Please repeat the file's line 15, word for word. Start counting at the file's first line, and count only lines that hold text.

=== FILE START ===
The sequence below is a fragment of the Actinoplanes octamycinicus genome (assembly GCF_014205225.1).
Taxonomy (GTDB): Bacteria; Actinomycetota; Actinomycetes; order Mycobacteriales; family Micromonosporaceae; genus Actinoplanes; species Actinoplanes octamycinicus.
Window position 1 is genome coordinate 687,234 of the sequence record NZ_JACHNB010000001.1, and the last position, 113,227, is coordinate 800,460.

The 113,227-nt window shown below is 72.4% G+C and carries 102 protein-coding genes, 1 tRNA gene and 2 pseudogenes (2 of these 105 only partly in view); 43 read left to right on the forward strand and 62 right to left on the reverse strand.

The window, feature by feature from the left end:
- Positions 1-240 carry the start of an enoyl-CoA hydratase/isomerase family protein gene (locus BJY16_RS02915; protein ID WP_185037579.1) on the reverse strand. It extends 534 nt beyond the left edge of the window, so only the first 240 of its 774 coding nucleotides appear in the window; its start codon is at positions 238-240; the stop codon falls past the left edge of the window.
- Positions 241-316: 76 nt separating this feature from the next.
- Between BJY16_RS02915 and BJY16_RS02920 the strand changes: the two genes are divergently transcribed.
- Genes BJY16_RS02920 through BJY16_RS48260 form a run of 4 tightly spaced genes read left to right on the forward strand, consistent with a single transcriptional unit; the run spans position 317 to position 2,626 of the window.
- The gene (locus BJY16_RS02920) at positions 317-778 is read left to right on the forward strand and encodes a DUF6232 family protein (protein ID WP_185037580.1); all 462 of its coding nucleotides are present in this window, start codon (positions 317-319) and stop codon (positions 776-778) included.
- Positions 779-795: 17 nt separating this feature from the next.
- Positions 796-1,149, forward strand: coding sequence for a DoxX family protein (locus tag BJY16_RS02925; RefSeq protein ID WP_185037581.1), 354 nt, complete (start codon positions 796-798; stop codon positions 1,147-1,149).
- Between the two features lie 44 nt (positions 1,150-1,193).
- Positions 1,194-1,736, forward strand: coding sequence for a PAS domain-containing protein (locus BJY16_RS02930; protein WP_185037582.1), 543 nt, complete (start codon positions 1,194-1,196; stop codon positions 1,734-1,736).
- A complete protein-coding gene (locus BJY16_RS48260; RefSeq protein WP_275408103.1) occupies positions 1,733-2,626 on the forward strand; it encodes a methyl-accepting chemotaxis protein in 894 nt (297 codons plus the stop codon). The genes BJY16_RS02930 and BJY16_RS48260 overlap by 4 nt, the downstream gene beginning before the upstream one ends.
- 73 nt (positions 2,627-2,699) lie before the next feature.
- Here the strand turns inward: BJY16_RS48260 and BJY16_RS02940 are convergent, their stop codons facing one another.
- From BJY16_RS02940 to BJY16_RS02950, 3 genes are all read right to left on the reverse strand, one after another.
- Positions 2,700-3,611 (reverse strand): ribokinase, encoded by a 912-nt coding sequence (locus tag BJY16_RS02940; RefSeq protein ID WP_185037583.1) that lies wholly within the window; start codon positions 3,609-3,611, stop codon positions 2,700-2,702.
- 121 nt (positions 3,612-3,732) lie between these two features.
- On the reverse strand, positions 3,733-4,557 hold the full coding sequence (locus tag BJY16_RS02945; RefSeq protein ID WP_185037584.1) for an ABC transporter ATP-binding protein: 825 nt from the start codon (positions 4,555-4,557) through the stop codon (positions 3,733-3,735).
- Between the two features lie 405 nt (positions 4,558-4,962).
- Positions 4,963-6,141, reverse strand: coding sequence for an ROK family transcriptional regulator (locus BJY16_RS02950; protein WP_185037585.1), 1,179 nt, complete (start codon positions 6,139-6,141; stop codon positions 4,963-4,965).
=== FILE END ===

- A complete protein-coding gene (locus BJY16_RS48260; RefSeq protein WP_275408103.1) occupies positions 1,733-2,626 on the forward strand; it encodes a methyl-accepting chemotaxis protein in 894 nt (297 codons plus the stop codon). The genes BJY16_RS02930 and BJY16_RS48260 overlap by 4 nt, the downstream gene beginning before the upstream one ends.